Friday, February 1, 2008


The old hunter proudly plopped the feathered carcass down on the ground for all of us to see. He stretched out its large, once-powerful wings to their full spread. The keen-eyed marksman felt sure he had just rid the neighborhood of a nasty predator.
Almost every farm had a flock of chickens running free in the yards back then. And anything that even vaguely resembled a "chicken hawk" was the enemy ... and was fair game for anyone with a gun. The trophies were often "spread-eagled," attached to a fence or tacked to a board wall with their wings fully extended. I was only a small boy then, and the dead bald eagle looked frighteningly large and ferocious.
Later I learned that the American bald eagle is our national bird - a part of our country's emblem - a proud, noble, royal, majestic bird and brave beyond belief. And that it is protected by Federal Law.
Eagle lovers "ooh" and "aah" at the great birds' ability to swiftly and silently swoop down to the river, catch a large fish with their talons, then,
without hesitation, flyaway with it, scarcely rippling the water's surface. They love to tell of some amazing aerobatics the feathery aviators engage in when in a playful mood. These include high-speed dives and loops and rolls reminiscent of the old-time human stunt flyers. They even speak of a few kinky tricks sometimes accomplished by two of the large, daring birds ... stunts that may or may not have inspired the old airline slogan, "Fly United."
The gaudy raptors' great size and snow white heads and tails set them apart from all other birds and their presence is always sure to attract attention. But they are not always universally loved and adored, respected and revered. Some farmers consider eagles unwelcome visitors to their property. Oh, they no longer believe in all the wild old tales. Most don't worry that their smaller livestock will be carried off ... or their small children. But a number of costly animal diseases plague farming country. Illnesses that cause a high mortality rate among their hogs, especially the newborn piglets, often wiping out the entire litters of most or all of the mother sows. In many cases, eagles get the blame for carrying these diseases from one farm to another.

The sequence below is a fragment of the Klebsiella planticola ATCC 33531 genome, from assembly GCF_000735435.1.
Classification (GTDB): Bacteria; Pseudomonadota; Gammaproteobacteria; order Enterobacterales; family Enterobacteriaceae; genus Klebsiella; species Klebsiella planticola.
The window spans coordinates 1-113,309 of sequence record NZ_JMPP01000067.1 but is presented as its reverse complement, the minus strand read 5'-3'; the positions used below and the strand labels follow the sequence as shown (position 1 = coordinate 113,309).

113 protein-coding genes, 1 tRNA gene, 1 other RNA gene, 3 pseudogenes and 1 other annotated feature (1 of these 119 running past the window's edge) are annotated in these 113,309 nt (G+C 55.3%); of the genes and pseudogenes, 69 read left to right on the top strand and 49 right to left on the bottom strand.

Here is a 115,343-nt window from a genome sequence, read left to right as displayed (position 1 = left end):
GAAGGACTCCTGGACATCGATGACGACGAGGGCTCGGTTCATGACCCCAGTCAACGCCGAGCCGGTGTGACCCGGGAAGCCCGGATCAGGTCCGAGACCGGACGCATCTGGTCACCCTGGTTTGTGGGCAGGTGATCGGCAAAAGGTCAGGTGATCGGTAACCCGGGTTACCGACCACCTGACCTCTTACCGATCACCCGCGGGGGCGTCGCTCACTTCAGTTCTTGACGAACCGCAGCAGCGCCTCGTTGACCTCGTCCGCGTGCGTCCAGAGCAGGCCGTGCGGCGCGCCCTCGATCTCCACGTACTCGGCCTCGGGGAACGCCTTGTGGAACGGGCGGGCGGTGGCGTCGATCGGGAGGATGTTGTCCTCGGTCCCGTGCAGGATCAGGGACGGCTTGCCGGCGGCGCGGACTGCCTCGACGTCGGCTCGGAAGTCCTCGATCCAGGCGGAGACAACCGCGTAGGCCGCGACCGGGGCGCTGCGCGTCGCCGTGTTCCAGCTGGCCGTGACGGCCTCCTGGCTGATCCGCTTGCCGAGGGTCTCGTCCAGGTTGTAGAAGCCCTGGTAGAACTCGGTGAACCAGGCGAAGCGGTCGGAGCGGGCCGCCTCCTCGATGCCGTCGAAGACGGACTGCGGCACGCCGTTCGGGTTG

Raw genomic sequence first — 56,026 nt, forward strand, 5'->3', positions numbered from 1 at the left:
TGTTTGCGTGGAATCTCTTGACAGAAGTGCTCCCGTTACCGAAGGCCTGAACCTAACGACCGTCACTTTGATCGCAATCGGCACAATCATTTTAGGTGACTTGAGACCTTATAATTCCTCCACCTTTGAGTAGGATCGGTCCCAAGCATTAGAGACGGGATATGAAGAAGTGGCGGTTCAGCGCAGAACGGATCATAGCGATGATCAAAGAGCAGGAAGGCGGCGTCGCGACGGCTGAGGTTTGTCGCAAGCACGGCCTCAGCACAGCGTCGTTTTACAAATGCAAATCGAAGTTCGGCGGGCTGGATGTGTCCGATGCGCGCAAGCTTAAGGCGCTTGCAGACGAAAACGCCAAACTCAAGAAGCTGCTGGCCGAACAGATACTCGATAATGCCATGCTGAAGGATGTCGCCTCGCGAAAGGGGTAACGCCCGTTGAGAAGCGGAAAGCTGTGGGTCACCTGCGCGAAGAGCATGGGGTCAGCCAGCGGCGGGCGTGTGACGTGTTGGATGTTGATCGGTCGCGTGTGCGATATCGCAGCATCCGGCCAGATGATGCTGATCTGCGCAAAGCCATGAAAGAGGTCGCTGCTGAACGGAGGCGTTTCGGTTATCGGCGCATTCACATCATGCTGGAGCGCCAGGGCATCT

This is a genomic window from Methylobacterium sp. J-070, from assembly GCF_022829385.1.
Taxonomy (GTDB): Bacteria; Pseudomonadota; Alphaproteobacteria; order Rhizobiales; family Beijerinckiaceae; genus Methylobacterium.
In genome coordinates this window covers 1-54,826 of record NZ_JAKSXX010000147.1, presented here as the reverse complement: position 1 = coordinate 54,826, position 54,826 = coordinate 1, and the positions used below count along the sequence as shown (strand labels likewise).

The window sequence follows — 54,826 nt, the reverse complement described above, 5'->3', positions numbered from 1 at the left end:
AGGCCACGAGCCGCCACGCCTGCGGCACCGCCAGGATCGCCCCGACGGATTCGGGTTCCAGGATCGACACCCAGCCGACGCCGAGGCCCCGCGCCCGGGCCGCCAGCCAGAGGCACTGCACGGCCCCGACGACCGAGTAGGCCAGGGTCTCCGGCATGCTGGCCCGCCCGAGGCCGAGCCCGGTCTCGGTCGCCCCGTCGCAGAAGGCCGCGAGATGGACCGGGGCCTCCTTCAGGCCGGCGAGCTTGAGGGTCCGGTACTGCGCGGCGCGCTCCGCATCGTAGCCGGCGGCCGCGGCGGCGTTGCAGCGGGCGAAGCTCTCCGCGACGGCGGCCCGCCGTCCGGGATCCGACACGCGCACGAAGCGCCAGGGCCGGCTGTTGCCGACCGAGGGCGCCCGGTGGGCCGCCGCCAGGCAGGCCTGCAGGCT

In winter or early spring, a field spread with fresh hog manure holds a great attraction for eagles. From many miles away they will find and converge on such "choice pickings." And when finished, fly on to another such feeding ground, often a dozen miles away, and then another, possibly carrying some of the dreaded germs with them.
Some of our few surviving male chauvinists (an endangered subspecies) also take an extremely dim view of the bald eagles and their feathered world - a strange and unbelievable land where "queen size" means larger than "king size," where females completely rule the roost - and the nest - and everything else, a phenomenon made possible by their superiority in size, strength and ferocity,


The American bald eagle
Is our country's bird, although
Ben Franklin thought the turkey, wild,
Would be much more apropos.

Adult eagles are great, huge birds
Each is adorned with a clump
Of snow white feathers on the head
And on each and every rump.

Their size is quite impressive, and
They have plumage, goodness knows Like
old turkey buzzards dressed in
"Sunday-go-to-meeting" clothes.

To bird lovers, they're proud monarchs
Surveying from a tall tree"
Great untamed kingdoms as far as
Only eagles' eyes can see.

In the winter, they can be seen
On the river, now and then,
By a patch of open water
Often there'll be eight or ten.

Rural folks all know there's one place
They'll be seen flocking around
Where some farmer's spread hog droppings
On the snowy, frozen ground.

Though they're this great country's emblem
I will tell you this, for sure
Eagles look a lot less regal
When they're knee-deep in manure.

Theirs is an endangered species
Sorely threatened - yet I know
We sure didn't see this many
Baldies sixty years ago.

All-in-all, I must admit that
Eagles still give me a thrill
Whether seen out in the wild, or
On a crisp one-dollar bill.

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